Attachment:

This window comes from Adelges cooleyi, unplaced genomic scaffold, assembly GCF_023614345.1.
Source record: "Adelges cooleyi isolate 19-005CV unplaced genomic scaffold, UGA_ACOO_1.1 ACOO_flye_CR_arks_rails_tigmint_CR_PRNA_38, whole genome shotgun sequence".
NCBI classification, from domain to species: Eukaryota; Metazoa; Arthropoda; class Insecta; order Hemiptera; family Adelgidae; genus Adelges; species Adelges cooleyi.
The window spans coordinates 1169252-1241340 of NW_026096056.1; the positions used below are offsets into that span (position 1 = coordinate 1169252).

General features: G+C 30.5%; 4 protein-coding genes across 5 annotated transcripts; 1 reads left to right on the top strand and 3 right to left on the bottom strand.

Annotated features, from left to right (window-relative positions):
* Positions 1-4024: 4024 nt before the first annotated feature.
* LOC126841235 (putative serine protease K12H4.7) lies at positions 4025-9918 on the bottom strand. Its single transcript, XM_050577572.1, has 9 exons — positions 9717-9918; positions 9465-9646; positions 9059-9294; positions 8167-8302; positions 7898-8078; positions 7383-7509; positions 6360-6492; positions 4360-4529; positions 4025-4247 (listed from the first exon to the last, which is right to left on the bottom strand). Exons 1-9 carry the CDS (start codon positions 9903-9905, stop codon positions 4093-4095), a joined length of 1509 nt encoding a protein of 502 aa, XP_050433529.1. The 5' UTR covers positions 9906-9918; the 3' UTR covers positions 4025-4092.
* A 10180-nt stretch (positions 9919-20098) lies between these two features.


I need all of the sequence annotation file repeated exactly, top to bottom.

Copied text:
This window comes from Adelges cooleyi, unplaced genomic scaffold, assembly GCF_023614345.1.
Source record: "Adelges cooleyi isolate 19-005CV unplaced genomic scaffold, UGA_ACOO_1.1 ACOO_flye_CR_arks_rails_tigmint_CR_PRNA_38, whole genome shotgun sequence".
NCBI classification, from domain to species: Eukaryota; Metazoa; Arthropoda; class Insecta; order Hemiptera; family Adelgidae; genus Adelges; species Adelges cooleyi.
The window spans coordinates 1169252-1241340 of NW_026096056.1; the positions used below are offsets into that span (position 1 = coordinate 1169252).

General features: G+C 30.5%; 4 protein-coding genes across 5 annotated transcripts; 1 reads left to right on the top strand and 3 right to left on the bottom strand.

Annotated features, from left to right (window-relative positions):
* Positions 1-4024: 4024 nt before the first annotated feature.
* LOC126841235 (putative serine protease K12H4.7) lies at positions 4025-9918 on the bottom strand. Its single transcript, XM_050577572.1, has 9 exons — positions 9717-9918; positions 9465-9646; positions 9059-9294; positions 8167-8302; positions 7898-8078; positions 7383-7509; positions 6360-6492; positions 4360-4529; positions 4025-4247 (listed from the first exon to the last, which is right to left on the bottom strand). Exons 1-9 carry the CDS (start codon positions 9903-9905, stop codon positions 4093-4095), a joined length of 1509 nt encoding a protein of 502 aa, XP_050433529.1. The 5' UTR covers positions 9906-9918; the 3' UTR covers positions 4025-4092.
* A 10180-nt stretch (positions 9919-20098) lies between these two features.